V Is for Victory, V Is for Vaccination

Today is the day I’m officially fully vaccinated. I WILL NOW RUN OUTSIDE AND LICK ALL THE SIGNPOSTS. I usually don’t write about my personal stuff because it’s just not that interesting. But it is a tremendous relief to not worry about getting sick from COVID-19 (admittedly, I was probably protected a few days ago, but I figured I might as well finish it strong and not spike the ball on the 1-yard line). Personally, I’ll still wear a mask indoors when around people whose vaccination status is unclear–the prevalence of COVID-19 is still too high and the level of vaccination is too low*.

But it really feels liberating to not have to worry about getting ‘long COVID’ (I wasn’t really worried about dying) or transmitting the disease to other vaccinated people (it could happen, but I figure it’s a relatively rare event that, even if it does happen, will have minimal consequences). I’m still pissed off about all of the needless deaths and the disproportionate casualties.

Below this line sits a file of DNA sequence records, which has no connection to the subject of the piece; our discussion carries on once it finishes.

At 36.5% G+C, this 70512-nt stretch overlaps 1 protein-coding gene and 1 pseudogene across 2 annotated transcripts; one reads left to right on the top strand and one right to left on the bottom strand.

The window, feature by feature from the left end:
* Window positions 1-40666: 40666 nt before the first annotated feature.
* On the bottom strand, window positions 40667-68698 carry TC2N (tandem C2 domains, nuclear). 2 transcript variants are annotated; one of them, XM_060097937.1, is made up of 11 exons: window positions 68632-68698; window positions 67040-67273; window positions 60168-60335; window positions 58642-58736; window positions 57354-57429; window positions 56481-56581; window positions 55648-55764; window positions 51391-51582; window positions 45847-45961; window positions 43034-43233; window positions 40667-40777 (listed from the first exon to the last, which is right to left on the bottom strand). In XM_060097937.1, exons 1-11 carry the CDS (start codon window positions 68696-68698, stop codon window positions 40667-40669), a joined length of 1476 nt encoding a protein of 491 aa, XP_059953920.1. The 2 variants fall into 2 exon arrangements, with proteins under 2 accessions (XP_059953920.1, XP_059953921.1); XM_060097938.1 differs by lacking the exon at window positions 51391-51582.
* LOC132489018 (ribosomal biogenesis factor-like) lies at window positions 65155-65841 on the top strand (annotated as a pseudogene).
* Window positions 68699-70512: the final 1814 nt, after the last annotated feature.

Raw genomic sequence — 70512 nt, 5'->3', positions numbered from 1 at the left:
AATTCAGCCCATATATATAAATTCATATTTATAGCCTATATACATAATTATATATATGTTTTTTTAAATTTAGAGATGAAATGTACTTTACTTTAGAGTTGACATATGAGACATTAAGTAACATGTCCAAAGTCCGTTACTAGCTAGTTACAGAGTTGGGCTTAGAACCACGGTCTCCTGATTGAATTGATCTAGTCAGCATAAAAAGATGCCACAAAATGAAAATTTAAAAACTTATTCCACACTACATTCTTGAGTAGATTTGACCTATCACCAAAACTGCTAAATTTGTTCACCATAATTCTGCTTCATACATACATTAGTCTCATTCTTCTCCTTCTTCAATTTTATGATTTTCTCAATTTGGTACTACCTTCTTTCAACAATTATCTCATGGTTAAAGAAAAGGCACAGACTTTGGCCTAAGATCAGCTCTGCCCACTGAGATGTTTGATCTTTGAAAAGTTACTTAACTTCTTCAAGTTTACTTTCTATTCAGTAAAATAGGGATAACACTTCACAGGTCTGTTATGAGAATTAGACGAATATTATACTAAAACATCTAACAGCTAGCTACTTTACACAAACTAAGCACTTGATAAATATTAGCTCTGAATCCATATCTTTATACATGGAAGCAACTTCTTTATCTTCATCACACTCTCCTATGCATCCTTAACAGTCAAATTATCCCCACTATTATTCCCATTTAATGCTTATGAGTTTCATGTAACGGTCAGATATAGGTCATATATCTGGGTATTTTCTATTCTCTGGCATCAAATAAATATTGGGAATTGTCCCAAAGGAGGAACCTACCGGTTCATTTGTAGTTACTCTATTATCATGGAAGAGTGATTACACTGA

But, for the life of me, I can’t understand why someone, barring a medical reason, wouldn’t get vaccinated, if they are able to do so (and, yes, I realize ‘able’ is doing a lot of work here).

V is for victory, V is for vaccination.

*I’m still amazed that, by my calculations, only 62% of adults in Ward 2 have even begun vaccination (might be a smidgen higher by now). This really can’t be chalked up to deprivation or structural issues in Ward 2. And, in Ward 2 at least, you can get whatever vaccine you want whenever you want within a 25 minute walk more or less (often much less), especially if you’re willing to plan 24-48 hours ahead. It really shouldn’t be like this in Ward 2.

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